Let me jot down few things to set the context.

(Pretend that I am making a speach about my friend to the people in the auditorium.)

Hi, Let me tell you about my poor friend John and his family. They work 16 hours a day in the field and barely get by, but John has his eyes on greater things and hopes to go to college and get a job that will pay well.

Friends, here in this auditorium, the change is coming and will come for John and his family and the change that comes will be good and will bring along situational changes where they will be blessed with no want of material goods.

Praise the Lord, indeed.

My question:

Is the underlined 'the' correctly used in that the context of the speech allows the people in the auditorium to think of the same change which is the only change that will bring the situational changes for the poor friend of mine and thus, the usage is correct eventhough 'the' is used for the first time and the writing doesn't show the specificity explicitly?
The usage of theis not acceptable there. Emotion: sad It's the first time you mention anything about change, so there's no preceding use to whichthe change could refer. You can say a change or just change there.

Remember: If the listener (or reader) hears (or reads) the ..., and has to ask which?, then the the should probably not be there. The use of the is supposed to tell the listener (or reader), "You already know which one I'm talking about".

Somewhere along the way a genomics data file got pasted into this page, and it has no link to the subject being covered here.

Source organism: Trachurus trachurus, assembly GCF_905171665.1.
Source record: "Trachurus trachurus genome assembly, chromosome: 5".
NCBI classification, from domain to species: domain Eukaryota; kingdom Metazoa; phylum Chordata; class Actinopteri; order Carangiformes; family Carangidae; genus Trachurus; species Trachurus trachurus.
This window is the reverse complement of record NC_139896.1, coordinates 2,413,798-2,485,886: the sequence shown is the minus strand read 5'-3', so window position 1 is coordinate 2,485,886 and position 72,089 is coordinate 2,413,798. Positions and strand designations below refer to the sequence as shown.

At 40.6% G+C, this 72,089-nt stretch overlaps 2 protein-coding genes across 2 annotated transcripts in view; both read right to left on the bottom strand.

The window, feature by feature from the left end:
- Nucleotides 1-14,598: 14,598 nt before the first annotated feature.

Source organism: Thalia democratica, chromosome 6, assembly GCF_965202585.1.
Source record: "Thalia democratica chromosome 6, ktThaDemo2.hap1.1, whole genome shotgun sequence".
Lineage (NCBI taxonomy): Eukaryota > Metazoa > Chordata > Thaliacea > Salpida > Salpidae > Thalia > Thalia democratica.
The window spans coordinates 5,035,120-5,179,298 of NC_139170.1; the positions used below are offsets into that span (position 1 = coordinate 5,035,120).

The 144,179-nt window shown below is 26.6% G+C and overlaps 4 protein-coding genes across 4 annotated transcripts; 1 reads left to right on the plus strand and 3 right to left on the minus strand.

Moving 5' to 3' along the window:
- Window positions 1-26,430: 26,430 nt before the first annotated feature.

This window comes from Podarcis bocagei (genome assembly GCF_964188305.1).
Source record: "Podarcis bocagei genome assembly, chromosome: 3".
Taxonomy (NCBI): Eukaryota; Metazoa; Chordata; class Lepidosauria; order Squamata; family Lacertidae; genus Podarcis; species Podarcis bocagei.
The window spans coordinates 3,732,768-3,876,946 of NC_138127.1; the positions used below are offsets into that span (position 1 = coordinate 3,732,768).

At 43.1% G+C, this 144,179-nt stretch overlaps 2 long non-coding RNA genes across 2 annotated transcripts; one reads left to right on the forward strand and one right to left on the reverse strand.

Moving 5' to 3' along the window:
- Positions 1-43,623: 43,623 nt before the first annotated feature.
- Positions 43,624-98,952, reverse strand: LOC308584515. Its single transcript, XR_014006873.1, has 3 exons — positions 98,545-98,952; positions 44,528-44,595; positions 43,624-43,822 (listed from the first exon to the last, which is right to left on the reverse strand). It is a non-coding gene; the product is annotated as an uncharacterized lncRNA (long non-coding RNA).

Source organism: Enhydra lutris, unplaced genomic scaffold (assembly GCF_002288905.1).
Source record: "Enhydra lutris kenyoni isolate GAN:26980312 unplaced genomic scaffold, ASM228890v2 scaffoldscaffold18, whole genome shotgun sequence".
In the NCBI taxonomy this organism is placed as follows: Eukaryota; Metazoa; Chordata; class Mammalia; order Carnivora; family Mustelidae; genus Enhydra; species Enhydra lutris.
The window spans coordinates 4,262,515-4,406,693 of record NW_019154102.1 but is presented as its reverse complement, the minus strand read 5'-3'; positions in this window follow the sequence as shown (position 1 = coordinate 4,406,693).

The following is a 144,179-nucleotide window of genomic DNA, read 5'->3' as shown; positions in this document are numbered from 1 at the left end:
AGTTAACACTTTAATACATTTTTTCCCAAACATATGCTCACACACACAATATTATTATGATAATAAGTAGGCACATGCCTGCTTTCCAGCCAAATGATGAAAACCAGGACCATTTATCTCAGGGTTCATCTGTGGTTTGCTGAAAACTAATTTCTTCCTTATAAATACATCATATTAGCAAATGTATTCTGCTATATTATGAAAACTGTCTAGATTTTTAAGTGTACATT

So, if you had said in the preceding paragraph: John ... greater things and hopes to make a change in his life so that he can go to college, ... , etc., you could have used ... in this auditorium, the change is coming ...

Thank you, CalifJim.

(Note: The quoted content may contain some unintentional typing mistakes.)

In the post titled "Articles: 'in a world' vs. 'in the world'", How2die wrote this (also quoting the following that was part of his inquiry):

IN THOSE parts of the planet that might nonce have been described as "Christendom", this week marks the season of peace on Earth and goodwill towards men. A nice idea in a world more usually thought of as seasoned by the survival of the fittest. (from Economist.com)

I think, How2die then went on to ask the question:

I was just wondering if anyone could explain why 'world' is used here with the indefinite article rather than with the definite one. 'A world' has been already implicitly specified in the first sentence since we have references to the planet and Earth. Furthermore, in the second sentence we also imply that we know which world we are talking about: notice the reference to thoughts and seasoning.

For his post, I think YOU kindly provided this among other things in your response.

In the case at hand, we have, more awkwardly expressed to show the pattern.

"This week marks the season of peace on Earth. This is a nice idea (in this world). This world is a world thought of as seasoned by the survival of the fittest"

(To lead to my question)

Here, the correlation between "Earth" and "This world" isn't clear to me although the case could be made in support of the existence of it. What I am trying to ask you through all this is "What is the difference between my original post and the post of How2die?" Did you buy his very good argument that 'A world' has been already implicitly specified in the first sentence of his since they have references to the planet and Earth? Partially basing his argument on that, I think, he has argued for the use of the definite article 'the'. Do you feel that a definite article, not an indefinite article, should be there for the phrase "in a world"? Or for that matter, did you comment on that?

Hope for the answer.